FEPOS investigates the possible causes between male infertility and what was passed on at the fetal stage, by paring samples from mothers and their sons. Data from 100.000 mothers originates from the Danish National Birth Cohort and since 2017 FEPOS has collected biological samples and data from 1000 sons.
”We are extremely proud to have created the world’s largest male-offspring cohort specifically designed to investigate, if exposures during fetal life have consequences for male fertility in adult life. Evidence is emerging that maternal and paternal exposures before conception and during fetal life play a role for reproductive health. FEPOS now gives us the opportunity to study this in a population-based setting,” says Sandra Søgaard Tøttenborg, reproductive and environmental epidemiologist as well as Principal Investigator on the FEPOS-project and on ReproUnion.
Further research can now address how the environment, lifestyle and medicine impact reproductive health, such as the hormonal balance and development of the fetus.
“FEPOS will not only provide new and important knowledge on causes of impaired male fertility. It is also an excellent example of how the Danish-Swedish synergy facilitates ground breaking and innovative research, which is the core of ReproUnion. Through the Danish National Birth Cohort our Danish colleagues recruited a unique group of young males, whereas we, on the Swedish side, have assisted them with advanced analyses of semen quality. We have also measured markers of environmental and lifestyle related exposure of their mothers during pregnancy,” says Aleksander Giwercman, Professor at Lunds University and heading up ReproUnion’s scientific board for the challenge working to improve human male fertility.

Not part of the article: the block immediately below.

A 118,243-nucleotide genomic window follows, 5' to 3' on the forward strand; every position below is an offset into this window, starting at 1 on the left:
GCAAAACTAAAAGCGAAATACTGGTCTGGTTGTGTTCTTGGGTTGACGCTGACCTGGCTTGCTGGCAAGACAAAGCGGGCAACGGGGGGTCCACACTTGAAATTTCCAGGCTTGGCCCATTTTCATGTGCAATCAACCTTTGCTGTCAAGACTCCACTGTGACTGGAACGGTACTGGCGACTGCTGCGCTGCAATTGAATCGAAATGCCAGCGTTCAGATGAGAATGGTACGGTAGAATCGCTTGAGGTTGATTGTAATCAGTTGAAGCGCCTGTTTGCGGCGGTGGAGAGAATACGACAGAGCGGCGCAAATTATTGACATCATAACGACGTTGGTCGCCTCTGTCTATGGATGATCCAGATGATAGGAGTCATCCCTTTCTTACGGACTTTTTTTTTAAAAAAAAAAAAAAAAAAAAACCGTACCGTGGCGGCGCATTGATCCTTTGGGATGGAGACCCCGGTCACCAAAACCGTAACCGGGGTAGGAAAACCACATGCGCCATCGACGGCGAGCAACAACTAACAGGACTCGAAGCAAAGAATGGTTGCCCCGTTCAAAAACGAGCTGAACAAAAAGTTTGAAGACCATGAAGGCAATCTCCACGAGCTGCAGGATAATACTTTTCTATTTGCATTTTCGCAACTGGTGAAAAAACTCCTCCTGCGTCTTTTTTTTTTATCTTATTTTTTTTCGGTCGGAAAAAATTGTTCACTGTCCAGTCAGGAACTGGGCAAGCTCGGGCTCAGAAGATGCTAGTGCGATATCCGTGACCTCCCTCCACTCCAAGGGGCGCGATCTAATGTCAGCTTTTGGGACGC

The goal of reaching 1000 participants by the end of 2019 was met on the 14th of November 2019. The sons in the FEPOS cohort are around 19 years old and have all answered a comprehensive web-based questionnaire about health behavior, medical history and reproductive health. Subsequently, they were physically examined at a clinic, where they also provided a sample of semen, urine, blood, and hair.
“Creating a cohort like FEPOS is no easy task and we have just applied for funding to get another 1000 participants. It is costly, and logistically challenging to build the cohort. It requires parental information and bio-specimens collected at just the right time during pregnancy and stored for decades before follow-up and the willingness of young men (often referred to as the “unreachables”) to participate. We are very grateful to ReproUnion, the Danish National Birth Cohort, and to the young men for allowing us to make this possible”, concludes Sandra Søgaard Tøttenborg.